Ciao Bella Cefalù

(Cefalù Under the lockdown – Part 2)

By the beginning of June 2020, most of Sicily’s COVID-19 travel restrictions were easing. Optimism was in the air and in Cefalù the weather was perfect. Summer had arrived and business was picking up. Sicily was re-opening to visitors from Italy’s mainland.

La Rocca was open for climbing. It’s more of an uphill walk than a climb. The summit is 250 metres above sea level. The first part, the path to the 150 metre level, is fairly easy and paved with steps, but the final 100 metres to the top is more challenging. There the path is narrow and rubbly, so you need to be confident about your balance and wear proper walking shoes. On the way up the mountain and at the top you’ll pass the remains of medieval fortifications. On three sides of La Rocca the slopes are so sheer they are better described as cliffs. There’s really only one pathway to go up – which is why La Rocca is such a natural fortress and why it’s been used as one for the 4 – 5,000 years since people first arrived here.

On a clear day – which In June seemed like practically every day – the views from the top are sensational. The vista of the calm and azure Mediterranean Sea next to Cefalù’s terracotta roofs and white walls is beyond beautiful.

One thing I did not expect to see in Sicily was water bombers fighting fires. But climate change has increasingly brought drier conditions to the island, and in some places the hilly topography makes conventional firefighting very difficult. One day I was surprised to see a fire burning out of control on one of the high hills next to the town. Within a short time, not one but two aerial water bombers arrived, making repeated “drops” on the flames. Some of these drops involved impressive and skilful flying, avoiding power lines while diving close to the slopes. After each drop they refilled their tanks with seawater – making low flying scoops a few hundred metres from the swimmers on the beach. I lost count of how many runs they did, but the water bombers persisted until the fire was completely extinguished.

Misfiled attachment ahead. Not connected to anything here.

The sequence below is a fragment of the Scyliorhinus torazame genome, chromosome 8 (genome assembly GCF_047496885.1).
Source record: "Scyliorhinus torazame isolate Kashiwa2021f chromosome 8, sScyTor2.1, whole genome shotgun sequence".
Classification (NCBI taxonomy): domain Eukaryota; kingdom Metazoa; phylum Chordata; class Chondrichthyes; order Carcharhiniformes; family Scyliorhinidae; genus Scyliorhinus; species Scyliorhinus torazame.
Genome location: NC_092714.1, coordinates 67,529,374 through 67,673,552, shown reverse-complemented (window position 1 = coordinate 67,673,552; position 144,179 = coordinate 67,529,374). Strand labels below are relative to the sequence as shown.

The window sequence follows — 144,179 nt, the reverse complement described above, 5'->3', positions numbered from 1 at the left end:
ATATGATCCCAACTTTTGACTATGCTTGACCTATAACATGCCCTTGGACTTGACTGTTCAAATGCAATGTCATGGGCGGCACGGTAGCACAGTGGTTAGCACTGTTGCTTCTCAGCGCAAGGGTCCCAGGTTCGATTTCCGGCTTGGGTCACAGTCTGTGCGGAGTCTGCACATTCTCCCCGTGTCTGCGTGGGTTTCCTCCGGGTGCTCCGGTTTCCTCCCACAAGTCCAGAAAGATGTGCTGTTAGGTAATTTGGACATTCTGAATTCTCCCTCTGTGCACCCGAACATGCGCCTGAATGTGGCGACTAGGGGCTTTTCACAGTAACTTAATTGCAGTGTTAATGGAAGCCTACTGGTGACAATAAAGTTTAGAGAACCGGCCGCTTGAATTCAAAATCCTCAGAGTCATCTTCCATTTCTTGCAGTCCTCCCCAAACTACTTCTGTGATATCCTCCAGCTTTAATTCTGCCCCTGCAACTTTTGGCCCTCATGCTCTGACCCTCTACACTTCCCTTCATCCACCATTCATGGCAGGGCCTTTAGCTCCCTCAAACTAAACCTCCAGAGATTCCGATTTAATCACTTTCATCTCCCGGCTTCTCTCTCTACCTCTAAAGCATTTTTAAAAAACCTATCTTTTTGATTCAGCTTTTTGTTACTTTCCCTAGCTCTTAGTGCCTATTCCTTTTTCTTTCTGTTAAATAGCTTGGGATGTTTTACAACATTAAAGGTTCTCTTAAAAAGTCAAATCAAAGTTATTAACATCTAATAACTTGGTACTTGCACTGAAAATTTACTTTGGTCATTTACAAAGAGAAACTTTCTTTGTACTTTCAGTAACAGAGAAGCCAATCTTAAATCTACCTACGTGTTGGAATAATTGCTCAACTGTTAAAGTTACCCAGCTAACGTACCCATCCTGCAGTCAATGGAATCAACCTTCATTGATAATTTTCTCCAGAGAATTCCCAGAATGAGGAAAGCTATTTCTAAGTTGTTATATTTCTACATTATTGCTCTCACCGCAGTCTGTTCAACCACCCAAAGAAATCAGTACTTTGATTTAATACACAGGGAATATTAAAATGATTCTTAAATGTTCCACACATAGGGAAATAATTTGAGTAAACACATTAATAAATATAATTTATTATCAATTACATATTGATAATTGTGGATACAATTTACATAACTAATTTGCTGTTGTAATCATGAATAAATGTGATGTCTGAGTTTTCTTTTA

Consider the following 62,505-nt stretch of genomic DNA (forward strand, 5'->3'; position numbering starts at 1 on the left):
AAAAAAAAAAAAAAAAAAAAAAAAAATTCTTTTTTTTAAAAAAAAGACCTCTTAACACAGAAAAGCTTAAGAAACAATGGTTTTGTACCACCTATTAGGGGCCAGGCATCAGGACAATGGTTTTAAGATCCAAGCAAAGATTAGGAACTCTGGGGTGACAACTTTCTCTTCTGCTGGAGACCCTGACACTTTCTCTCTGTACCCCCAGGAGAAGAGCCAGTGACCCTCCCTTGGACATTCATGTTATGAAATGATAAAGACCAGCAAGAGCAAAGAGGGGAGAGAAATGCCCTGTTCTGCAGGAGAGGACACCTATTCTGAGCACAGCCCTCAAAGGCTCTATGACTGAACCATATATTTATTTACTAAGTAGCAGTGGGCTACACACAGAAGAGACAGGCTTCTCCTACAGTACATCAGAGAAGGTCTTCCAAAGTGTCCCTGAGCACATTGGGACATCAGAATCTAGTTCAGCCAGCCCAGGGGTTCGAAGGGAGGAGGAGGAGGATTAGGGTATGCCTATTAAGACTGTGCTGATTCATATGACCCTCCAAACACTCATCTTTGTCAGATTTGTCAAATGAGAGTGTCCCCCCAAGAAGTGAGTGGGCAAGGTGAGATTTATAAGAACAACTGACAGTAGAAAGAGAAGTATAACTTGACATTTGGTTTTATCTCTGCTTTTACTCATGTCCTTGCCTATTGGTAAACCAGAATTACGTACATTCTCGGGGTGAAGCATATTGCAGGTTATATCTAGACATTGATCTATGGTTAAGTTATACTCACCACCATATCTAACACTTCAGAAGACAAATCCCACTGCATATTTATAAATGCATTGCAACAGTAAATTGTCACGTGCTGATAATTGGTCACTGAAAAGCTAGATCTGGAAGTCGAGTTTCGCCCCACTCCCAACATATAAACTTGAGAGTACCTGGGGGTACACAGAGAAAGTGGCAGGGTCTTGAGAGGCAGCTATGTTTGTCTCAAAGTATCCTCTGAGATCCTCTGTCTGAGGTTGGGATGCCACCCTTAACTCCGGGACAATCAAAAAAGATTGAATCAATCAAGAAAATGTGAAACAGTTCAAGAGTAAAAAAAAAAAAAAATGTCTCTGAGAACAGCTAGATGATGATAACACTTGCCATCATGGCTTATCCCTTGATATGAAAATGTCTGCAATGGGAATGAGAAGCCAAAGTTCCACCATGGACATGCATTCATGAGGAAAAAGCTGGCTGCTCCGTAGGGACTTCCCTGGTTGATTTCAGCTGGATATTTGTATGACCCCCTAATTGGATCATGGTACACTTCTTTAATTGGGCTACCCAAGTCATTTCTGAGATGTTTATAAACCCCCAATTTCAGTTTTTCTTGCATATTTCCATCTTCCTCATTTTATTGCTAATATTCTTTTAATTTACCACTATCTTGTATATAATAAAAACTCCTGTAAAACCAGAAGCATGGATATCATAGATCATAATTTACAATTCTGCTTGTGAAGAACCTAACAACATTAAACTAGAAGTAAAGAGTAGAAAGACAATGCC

My own flying was more modest – I was learning how to fly a new drone I’d bought to replace the Mavic Mini I’d crashed. The new drone – the Mavic Air 2 – is more capable, comes with a better camera, obstacle avoidance sensors (very important!), and the ability to track moving objects. It was fun to fly it in such a beautiful place. You can see some footage in the video…

Back in February our plan had been to spend 4 – 6 weeks in Sicily. But because of the COVID-19 pandemic, it was 5 months before we could leave, most of it spent in lockdown. When the lockdown struck we happened to be in Cefalù. It was quite scary at the time – especially because nobody knew what was going to happen and we were outsiders who couldn’t speak Italian – but as the lockdown progressed a sense of kinship developed in the town. By the time the lockdown began to ease we’d become very fond of Cefalù and the generosity of its people.

The town will always have a special place in our hearts.

Ciao Bella Cefalù – Goodbye Beautiful Cefalù

Read Part 1 – Cefalù Under the lockdown